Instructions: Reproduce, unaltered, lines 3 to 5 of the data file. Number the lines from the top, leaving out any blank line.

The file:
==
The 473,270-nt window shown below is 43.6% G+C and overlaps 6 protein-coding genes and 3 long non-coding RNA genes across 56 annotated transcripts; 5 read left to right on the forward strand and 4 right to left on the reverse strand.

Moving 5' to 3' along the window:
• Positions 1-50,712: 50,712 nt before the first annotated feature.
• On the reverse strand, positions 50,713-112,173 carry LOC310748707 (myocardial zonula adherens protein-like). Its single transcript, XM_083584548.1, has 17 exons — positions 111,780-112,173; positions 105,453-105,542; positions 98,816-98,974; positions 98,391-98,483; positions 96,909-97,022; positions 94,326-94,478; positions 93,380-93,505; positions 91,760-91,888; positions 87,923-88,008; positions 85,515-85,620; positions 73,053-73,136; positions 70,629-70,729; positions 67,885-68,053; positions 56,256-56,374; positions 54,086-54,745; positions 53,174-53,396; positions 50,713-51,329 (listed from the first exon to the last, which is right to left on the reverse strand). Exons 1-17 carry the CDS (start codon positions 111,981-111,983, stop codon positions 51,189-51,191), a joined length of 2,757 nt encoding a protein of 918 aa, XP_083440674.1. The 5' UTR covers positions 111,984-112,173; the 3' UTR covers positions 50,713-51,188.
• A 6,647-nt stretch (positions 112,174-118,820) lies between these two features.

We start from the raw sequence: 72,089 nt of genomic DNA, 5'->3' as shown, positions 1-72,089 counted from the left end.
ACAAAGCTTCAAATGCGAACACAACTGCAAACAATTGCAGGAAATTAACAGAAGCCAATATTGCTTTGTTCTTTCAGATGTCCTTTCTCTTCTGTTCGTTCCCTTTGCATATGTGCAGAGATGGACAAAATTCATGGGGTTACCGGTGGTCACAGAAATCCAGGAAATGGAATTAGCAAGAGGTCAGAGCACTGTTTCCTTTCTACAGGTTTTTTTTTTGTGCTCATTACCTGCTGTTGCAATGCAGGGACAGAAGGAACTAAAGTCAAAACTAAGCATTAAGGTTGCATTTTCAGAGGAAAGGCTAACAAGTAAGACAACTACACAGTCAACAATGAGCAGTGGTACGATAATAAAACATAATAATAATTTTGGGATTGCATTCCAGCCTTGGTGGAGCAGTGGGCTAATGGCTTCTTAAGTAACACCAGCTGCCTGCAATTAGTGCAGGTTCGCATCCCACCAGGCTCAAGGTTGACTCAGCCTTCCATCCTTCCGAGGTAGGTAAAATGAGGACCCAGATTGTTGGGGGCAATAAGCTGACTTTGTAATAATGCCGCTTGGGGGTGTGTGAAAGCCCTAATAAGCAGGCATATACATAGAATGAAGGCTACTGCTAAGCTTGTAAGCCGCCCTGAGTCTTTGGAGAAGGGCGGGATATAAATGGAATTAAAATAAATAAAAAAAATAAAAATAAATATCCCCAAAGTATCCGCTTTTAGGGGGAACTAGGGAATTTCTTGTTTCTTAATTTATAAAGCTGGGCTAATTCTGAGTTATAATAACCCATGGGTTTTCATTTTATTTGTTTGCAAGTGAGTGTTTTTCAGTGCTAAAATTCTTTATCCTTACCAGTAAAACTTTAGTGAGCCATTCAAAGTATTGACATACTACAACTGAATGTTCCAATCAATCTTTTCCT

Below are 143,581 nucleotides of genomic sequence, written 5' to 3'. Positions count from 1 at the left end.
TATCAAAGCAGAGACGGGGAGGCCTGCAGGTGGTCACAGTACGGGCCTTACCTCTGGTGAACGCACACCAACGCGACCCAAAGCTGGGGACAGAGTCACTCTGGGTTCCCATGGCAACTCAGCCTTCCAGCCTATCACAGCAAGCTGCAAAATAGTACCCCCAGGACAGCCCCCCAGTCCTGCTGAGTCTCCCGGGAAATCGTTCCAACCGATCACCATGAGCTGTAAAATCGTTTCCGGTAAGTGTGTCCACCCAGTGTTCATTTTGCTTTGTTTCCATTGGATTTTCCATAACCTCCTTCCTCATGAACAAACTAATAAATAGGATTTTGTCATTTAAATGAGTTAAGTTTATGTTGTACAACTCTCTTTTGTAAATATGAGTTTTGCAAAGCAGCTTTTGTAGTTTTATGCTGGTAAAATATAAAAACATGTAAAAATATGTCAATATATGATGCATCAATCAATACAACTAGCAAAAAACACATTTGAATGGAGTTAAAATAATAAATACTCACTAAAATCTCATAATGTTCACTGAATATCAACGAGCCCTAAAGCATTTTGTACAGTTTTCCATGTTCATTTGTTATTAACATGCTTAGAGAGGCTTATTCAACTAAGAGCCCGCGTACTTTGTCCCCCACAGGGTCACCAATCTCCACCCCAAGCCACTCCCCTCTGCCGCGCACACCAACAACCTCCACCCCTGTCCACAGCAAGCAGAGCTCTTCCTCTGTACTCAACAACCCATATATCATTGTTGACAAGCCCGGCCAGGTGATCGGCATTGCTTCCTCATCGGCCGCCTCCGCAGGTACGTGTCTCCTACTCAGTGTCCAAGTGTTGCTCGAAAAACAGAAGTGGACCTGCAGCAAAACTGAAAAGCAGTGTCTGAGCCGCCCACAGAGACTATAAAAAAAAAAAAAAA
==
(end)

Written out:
• Positions 1-50,712: 50,712 nt before the first annotated feature.
• On the reverse strand, positions 50,713-112,173 carry LOC310748707 (myocardial zonula adherens protein-like). Its single transcript, XM_083584548.1, has 17 exons — positions 111,780-112,173; positions 105,453-105,542; positions 98,816-98,974; positions 98,391-98,483; positions 96,909-97,022; positions 94,326-94,478; positions 93,380-93,505; positions 91,760-91,888; positions 87,923-88,008; positions 85,515-85,620; positions 73,053-73,136; positions 70,629-70,729; positions 67,885-68,053; positions 56,256-56,374; positions 54,086-54,745; positions 53,174-53,396; positions 50,713-51,329 (listed from the first exon to the last, which is right to left on the reverse strand). Exons 1-17 carry the CDS (start codon positions 111,981-111,983, stop codon positions 51,189-51,191), a joined length of 2,757 nt encoding a protein of 918 aa, XP_083440674.1. The 5' UTR covers positions 111,984-112,173; the 3' UTR covers positions 50,713-51,188.
• A 6,647-nt stretch (positions 112,174-118,820) lies between these two features.